Wednesday, April 1, 2015

Purpose in the Journey

           There are few circumstances in life where the personality of my wife and I are in more direct contrast than when it comes to how we handle road trips. 

           On my perfect road trip there are several 2 minute stops where it's a race to see how fast you can get gas and buy snacks that results in a frenzy that would make a NASCAR pit crew jealous.  

            In my wife's perfect trip we stop every so often for sit-down meals and sometimes we stop  just because. 

             In my perfect road trip I do whatever possibly allows me to pass the time the fastest whether it be entering into a comatose status of sleep or plunging my mind into some kind of entertainment venue. 

              My wife wants to look at every mountain and take in every second of the scenery as we drive by. 

           You might be wondering "Cool Dustin, why are you sharing this?" (If you weren't play along, it helps my ego). The reason I share this is that I think it highlights a very real tension that we all face in life. 

          This tension that I'm speaking of is the age old question of what is more important the destination or the journey?

          Though in the context a road trip the way you answer this question may not lead to any significant implications it certainly does have massive implications when applied to our life. Is life all about the destination? Your dream job in your dream house with your dream family riding in your dream car, or is life more about the path you take while getting to your destination. 

          As I have been dwelling on this question in my own heart I have come to the conclusion that while the destination is important there is purpose in the journey. In the Bible I see two shining examples of why there is purpose in the journey. 

          The first is the life of Jesus. In theory Jesus could have lived 33 years in relative obscurity before dying for our sins but He didn't. He chose to travel around Israel and Judea and Samaria before heading back to His destination, Jerusalem.

          In His journey through these regions lives were healed, communities were mended and relationships were created. Yes, His destination had eternal purpose but so did His journey. 

It is my fear that in placing too much importance on the destinations of our lives that we miss the beauty and opportunities that are afforded us on the journey. In our hurry to get to the next thing how often do we miss what is right in front of us.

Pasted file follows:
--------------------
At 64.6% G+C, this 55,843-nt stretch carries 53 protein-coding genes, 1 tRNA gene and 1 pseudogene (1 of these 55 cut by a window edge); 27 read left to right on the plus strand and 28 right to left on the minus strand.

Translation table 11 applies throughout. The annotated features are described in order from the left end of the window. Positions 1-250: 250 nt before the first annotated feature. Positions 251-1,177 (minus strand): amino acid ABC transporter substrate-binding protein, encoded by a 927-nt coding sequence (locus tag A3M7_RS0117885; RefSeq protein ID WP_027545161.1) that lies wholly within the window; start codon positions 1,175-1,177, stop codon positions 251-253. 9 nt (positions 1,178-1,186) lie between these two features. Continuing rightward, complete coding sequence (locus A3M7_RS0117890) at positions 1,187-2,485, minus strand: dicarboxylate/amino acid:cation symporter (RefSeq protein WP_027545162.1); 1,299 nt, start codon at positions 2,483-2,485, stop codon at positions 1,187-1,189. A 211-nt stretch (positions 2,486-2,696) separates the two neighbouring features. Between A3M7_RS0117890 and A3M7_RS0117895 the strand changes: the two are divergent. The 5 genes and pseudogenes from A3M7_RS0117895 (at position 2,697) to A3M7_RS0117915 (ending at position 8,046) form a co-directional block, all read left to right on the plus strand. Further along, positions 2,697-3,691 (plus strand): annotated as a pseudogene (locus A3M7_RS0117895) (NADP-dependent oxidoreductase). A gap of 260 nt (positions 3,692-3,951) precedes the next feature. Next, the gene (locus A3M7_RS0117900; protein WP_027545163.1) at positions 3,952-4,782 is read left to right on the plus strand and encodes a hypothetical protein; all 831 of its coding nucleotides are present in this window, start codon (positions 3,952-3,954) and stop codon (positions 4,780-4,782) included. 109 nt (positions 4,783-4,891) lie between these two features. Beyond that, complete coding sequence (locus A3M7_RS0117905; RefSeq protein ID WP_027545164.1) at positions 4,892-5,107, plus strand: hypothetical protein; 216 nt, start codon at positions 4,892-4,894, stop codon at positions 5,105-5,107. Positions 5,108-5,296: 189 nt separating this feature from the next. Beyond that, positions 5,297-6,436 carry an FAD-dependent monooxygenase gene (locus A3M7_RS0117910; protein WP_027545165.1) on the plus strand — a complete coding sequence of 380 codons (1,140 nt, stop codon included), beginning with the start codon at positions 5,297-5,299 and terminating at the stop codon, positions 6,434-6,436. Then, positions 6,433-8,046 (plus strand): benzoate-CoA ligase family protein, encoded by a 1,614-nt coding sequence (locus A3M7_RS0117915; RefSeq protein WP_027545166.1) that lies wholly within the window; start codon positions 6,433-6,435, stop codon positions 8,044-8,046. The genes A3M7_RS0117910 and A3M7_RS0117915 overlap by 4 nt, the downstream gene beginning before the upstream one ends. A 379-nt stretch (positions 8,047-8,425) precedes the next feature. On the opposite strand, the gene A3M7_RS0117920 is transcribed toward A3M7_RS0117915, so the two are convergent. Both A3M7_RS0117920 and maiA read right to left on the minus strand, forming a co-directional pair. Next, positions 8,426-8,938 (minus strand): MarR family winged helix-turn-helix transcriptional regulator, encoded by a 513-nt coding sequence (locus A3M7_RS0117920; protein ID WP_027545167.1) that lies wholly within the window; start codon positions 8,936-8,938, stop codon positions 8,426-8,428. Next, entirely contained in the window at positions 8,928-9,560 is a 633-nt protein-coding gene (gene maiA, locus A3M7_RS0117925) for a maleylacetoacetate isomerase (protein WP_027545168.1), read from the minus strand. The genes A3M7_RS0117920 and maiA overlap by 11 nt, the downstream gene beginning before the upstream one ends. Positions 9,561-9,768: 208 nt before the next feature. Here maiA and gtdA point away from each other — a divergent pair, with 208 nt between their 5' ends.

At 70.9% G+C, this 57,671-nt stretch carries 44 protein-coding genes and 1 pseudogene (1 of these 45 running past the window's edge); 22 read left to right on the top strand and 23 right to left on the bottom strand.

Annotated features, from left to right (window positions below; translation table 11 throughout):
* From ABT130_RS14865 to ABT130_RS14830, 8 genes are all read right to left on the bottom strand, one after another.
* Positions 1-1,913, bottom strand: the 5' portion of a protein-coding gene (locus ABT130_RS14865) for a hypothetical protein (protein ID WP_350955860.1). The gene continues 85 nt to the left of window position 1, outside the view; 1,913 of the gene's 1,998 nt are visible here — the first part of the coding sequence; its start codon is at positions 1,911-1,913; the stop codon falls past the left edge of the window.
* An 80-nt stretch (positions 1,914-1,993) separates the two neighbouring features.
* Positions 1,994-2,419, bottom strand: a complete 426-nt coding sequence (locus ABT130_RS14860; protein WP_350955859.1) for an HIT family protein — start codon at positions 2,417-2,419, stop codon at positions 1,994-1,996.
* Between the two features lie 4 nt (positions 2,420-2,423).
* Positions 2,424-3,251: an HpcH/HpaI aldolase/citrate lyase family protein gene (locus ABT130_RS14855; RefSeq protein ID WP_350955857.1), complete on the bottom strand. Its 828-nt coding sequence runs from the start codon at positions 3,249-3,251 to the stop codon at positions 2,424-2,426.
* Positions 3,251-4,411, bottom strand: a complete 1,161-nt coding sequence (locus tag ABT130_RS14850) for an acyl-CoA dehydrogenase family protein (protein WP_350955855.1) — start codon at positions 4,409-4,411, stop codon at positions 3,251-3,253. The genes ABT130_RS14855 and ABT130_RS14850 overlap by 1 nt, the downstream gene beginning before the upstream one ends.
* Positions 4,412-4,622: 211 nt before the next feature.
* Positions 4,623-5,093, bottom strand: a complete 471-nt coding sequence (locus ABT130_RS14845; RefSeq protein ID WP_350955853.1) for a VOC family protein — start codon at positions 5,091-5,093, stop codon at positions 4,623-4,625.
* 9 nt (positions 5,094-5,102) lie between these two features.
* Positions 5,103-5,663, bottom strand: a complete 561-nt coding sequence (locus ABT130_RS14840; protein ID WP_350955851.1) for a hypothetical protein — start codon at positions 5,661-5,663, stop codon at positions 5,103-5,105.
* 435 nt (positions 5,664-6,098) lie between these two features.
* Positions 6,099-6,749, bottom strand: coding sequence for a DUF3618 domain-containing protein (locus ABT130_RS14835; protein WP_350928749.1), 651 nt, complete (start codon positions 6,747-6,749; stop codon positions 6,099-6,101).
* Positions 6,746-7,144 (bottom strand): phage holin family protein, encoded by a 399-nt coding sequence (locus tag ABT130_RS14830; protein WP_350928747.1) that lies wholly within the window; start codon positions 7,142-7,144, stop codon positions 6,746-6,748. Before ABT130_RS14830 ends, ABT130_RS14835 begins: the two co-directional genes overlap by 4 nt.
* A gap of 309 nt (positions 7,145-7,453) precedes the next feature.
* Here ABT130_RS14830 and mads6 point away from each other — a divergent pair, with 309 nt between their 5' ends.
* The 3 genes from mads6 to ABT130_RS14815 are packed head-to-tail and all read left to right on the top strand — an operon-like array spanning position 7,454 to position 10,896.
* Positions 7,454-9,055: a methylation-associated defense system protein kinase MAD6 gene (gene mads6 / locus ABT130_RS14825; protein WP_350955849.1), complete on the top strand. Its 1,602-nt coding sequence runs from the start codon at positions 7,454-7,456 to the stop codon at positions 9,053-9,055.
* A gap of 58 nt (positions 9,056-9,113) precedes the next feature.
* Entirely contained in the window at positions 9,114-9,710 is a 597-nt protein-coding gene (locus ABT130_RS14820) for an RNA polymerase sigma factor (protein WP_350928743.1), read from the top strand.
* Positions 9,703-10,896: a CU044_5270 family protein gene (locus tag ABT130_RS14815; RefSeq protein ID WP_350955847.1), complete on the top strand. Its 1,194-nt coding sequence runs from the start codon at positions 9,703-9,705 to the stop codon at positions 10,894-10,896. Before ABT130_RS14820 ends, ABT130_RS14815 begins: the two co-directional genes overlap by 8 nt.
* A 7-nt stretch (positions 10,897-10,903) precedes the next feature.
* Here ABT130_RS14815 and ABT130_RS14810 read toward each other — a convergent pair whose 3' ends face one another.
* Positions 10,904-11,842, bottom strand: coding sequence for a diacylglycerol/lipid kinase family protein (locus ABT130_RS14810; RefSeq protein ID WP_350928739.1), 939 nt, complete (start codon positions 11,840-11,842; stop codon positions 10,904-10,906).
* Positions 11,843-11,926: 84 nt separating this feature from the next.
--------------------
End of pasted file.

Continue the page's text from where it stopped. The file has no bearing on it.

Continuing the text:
The Second example is the concept of Sanctification. For those of you that don't carry around a fancy theological dictionary with you while reading blogs, that is just a fancy way of saying "the process upon which we become more like God." 

           Allow me to explain what I mean by this. The moment we are saved couldn't it be possible that God could snap His fingers and turn us into Christ in a second. In a split second we could go from wrong to right. Anyone who has been a christian longer than 20 seconds can tell you this isn't what happens though. In His sovereignty God allows us with the guidance and power of the Holy Spirit to struggle through becoming more like Him. What could He could do in a second He allows us to work alongside Him for a lifetime to accomplish. Why?

 I believe God allows this because it is the intimacy that is born through the journey that makes the destination worth it. 

            Though my head is drawn to believing that it is only the destination that matters experience has taught me that what happens on the journey makes the destination worthwhile.  

            There is purpose in where you are at in your journey, whether that be mile 1 or 100. It is in these trying times on your way to your destination that you have the opportunity to make meaningful relationships that change lives and communities. It is also in these times that the intimacy created with God and others makes your destination worth it.  For if we gain all of our destinations but have no one meaningful beside us have we gained much at all.

May we delight in our journeys as fervently as we pursue our destinations.

- Dustin Wells